Ian Campbell, who has died in September 2007 of cancer aged 81, was MP for West Dunbartonshire and later, following boundary redistribution, for Dumbarton.
He attended Knoxland Primary School and Dumbarton Academy, and was the first member of his family to have the opportunity of further education, studying Electrical Engineering at the then Royal College of Science and Technology, now Strathclyde University.
He worked in the steam test section for the South of Scotland Electricity Board but in 1958 was elected to Dumbarton Burgh Council for the fourth ward. It was not an easy ward for Labour candidates, but he held his seat for 12 years. Although Dumbarton had been represented for a considerable time by Labour MPs, the town had only had one Labour administration – in the immediate post-war period, when, coincidentally, his next-door neighbour had been provost.
The year 1962 was a watershed year, with the Labour group taking control of the council. Campbell was elected provost, and was to serve for three terms. The young Labour administration carried out an ambitious programme of slum clearance, house building and town-centre redevelopment but early in his provostship, the town suffered a bitter blow with the closure of the Denny Shipyard, one of the town’s major employers for generations; many of Campbell’s own older relatives had spent their working lives there.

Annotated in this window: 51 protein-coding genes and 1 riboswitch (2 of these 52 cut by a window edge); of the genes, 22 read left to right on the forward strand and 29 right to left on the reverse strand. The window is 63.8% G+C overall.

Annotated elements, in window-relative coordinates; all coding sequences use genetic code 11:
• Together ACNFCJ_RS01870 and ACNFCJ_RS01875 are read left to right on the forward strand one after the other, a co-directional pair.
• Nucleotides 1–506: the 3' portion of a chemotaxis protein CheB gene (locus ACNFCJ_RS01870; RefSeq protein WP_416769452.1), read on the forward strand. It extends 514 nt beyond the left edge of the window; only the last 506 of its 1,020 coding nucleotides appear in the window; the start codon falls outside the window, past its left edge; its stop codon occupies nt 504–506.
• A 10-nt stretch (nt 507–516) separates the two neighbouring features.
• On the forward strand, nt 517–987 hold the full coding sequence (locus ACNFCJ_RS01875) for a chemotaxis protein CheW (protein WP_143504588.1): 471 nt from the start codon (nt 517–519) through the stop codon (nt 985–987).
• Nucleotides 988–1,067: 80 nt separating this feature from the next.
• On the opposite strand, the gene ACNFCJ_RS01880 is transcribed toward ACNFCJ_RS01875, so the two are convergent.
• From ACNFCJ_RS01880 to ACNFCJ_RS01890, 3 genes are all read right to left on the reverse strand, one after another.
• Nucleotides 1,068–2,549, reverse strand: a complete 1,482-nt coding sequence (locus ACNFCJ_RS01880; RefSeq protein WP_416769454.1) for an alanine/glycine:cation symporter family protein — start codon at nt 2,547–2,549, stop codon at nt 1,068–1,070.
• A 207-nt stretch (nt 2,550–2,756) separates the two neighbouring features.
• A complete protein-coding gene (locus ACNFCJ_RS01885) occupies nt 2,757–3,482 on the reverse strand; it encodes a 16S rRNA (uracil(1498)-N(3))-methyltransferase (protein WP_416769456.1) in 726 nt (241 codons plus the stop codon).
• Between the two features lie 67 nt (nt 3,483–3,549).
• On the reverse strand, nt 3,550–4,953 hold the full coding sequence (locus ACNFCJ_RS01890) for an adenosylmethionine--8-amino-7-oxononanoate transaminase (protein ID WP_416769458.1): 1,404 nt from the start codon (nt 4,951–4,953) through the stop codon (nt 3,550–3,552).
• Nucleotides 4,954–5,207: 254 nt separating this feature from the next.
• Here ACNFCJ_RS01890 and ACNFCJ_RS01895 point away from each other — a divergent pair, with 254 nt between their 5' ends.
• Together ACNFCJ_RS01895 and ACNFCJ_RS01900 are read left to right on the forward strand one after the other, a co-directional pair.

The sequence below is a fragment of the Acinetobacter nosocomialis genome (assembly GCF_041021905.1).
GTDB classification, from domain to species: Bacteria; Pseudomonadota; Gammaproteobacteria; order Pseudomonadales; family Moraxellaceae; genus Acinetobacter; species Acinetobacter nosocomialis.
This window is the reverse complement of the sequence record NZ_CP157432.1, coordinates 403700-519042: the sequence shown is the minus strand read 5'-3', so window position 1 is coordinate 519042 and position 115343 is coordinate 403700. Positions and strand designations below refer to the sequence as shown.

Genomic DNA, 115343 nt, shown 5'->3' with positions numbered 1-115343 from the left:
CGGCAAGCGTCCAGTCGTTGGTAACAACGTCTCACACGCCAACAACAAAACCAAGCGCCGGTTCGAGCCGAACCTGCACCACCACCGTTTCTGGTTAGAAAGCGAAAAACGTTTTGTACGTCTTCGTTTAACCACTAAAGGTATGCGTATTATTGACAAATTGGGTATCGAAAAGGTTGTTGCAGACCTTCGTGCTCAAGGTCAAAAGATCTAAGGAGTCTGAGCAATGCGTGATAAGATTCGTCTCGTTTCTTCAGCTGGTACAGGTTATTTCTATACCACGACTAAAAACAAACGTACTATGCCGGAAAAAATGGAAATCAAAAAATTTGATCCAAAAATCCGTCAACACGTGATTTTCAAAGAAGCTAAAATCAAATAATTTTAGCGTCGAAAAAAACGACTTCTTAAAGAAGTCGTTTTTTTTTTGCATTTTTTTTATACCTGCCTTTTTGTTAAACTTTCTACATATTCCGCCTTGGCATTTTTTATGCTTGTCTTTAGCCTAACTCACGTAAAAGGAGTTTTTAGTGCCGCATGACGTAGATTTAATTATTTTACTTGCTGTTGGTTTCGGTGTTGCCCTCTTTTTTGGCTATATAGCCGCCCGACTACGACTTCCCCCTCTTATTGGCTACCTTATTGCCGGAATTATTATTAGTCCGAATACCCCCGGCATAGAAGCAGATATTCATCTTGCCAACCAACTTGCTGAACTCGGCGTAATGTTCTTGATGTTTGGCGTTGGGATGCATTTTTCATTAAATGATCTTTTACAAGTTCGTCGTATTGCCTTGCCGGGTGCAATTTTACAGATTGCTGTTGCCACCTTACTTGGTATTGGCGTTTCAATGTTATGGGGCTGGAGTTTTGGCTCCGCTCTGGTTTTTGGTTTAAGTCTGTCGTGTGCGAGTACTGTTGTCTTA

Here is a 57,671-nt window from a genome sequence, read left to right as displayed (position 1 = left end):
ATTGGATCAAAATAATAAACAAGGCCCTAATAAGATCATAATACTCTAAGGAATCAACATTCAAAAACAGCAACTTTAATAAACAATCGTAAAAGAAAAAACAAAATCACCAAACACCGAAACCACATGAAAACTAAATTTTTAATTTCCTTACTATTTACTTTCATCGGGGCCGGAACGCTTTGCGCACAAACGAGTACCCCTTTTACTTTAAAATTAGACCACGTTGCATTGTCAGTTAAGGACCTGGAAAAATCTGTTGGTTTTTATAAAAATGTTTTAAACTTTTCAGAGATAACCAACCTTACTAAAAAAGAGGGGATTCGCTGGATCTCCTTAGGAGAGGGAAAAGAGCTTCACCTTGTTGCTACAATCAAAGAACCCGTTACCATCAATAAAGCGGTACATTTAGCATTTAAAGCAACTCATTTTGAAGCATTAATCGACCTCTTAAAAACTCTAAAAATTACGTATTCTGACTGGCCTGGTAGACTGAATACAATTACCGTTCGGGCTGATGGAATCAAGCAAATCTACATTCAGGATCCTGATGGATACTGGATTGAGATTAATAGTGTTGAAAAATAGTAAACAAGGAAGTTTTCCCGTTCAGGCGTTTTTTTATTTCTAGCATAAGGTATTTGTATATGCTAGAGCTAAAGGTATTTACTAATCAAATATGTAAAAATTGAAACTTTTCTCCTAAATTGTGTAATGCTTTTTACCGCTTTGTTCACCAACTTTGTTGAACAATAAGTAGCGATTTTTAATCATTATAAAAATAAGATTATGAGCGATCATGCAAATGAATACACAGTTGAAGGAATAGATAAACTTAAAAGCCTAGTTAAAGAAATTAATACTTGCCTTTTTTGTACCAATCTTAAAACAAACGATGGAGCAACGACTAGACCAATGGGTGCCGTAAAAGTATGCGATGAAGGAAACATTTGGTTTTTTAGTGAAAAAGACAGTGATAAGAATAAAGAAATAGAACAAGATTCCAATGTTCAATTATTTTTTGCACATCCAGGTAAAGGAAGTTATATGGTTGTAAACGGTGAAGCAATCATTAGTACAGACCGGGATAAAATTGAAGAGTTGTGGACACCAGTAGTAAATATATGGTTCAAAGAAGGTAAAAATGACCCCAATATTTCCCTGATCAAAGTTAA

The decline in heavy industry made economic regeneration the major priority of the council from then on. In 1970, following the retirement of Tom Steele, Campbell was elected as Member of Parliament for West Dunbartonshire, and later for Dumbarton.
He held his seat until his retirement in 1987, although with narrowed majorities in the 1974 elections, first over the Conservatives and then over the SNP. He served as parliamentary private secretary to Bruce Millan when he was Secretary of State for Scotland, and as chairman of Scottish Standing Committees and of the Scottish Grand Committee when it sat in the Royal High School building in Edinburgh.
He loved life and laughter and was at his happiest surrounded by family or friends, and enjoyed good food and drink and the camaraderie of political life. He was a talented schoolboy footballer, and retained a love of the game throughout his long life.
He is survived by his wife of 57 years, his five children, Willie, Ray, Helen, Sandy and Alison, their spouses and 13 grandchildren.